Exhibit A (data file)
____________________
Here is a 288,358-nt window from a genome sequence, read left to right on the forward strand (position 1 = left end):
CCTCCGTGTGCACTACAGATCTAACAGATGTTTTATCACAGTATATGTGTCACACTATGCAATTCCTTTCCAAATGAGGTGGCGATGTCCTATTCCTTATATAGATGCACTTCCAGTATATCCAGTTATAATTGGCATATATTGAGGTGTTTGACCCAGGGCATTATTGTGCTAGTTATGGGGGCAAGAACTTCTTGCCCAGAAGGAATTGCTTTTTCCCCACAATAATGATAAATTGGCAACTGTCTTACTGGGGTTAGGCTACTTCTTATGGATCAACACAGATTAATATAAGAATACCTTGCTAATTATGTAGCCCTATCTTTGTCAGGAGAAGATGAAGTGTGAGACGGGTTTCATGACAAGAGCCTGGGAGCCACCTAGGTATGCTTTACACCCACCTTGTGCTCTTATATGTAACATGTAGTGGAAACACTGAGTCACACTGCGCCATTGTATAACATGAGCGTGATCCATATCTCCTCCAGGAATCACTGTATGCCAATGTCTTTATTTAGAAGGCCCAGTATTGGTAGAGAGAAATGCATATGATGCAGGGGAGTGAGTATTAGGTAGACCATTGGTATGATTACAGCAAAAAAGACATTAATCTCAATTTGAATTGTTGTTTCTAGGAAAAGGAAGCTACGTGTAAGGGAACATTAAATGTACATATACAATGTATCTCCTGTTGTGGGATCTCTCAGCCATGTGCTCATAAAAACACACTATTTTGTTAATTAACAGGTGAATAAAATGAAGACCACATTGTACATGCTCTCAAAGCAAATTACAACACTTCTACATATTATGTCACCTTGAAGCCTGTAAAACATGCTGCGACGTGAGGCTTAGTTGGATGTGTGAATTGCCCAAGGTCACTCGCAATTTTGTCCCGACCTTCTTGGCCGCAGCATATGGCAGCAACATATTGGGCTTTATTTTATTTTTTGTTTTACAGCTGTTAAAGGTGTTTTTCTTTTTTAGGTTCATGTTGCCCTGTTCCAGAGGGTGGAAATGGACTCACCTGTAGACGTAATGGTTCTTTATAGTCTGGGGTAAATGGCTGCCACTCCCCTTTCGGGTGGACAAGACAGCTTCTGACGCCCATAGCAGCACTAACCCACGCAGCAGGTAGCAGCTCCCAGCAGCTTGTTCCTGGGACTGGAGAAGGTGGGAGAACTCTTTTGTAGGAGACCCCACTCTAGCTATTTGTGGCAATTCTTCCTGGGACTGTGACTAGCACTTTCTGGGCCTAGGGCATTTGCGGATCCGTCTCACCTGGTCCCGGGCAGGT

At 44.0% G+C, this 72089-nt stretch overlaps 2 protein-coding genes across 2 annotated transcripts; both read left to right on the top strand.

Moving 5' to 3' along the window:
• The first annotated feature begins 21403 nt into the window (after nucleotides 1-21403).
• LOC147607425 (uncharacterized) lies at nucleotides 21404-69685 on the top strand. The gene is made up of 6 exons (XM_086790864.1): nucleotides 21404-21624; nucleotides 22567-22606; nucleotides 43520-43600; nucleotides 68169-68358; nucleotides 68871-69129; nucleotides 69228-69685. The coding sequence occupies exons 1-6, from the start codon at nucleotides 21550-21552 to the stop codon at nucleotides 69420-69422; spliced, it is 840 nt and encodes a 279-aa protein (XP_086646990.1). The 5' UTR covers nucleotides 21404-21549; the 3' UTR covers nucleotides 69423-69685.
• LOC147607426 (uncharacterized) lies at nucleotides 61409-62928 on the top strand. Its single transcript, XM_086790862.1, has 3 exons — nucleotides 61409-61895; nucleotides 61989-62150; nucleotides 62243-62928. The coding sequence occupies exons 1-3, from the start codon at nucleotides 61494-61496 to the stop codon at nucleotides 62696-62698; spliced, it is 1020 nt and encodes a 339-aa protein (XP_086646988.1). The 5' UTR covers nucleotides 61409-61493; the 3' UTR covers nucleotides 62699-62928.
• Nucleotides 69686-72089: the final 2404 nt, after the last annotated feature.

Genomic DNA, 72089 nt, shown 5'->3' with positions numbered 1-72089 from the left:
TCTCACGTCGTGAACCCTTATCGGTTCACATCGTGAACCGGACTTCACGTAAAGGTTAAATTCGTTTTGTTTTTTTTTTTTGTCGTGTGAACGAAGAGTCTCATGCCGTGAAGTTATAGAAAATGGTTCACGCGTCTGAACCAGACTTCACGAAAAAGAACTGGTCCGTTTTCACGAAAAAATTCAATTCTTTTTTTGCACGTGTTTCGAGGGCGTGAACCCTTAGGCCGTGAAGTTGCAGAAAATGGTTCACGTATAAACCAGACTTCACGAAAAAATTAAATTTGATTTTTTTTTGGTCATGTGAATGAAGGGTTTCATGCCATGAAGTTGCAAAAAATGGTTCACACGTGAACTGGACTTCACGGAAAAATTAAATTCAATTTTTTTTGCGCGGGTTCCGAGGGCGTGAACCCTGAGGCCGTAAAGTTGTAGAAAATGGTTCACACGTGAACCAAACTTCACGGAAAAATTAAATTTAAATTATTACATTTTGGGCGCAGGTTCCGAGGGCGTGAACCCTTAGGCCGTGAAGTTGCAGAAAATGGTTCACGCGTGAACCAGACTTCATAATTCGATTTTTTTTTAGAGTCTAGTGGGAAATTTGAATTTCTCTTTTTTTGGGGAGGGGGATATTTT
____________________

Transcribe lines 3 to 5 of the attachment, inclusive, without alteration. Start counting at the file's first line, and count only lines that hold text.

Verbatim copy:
At 44.0% G+C, this 72089-nt stretch overlaps 2 protein-coding genes across 2 annotated transcripts; both read left to right on the top strand.

Moving 5' to 3' along the window:
• The first annotated feature begins 21403 nt into the window (after nucleotides 1-21403).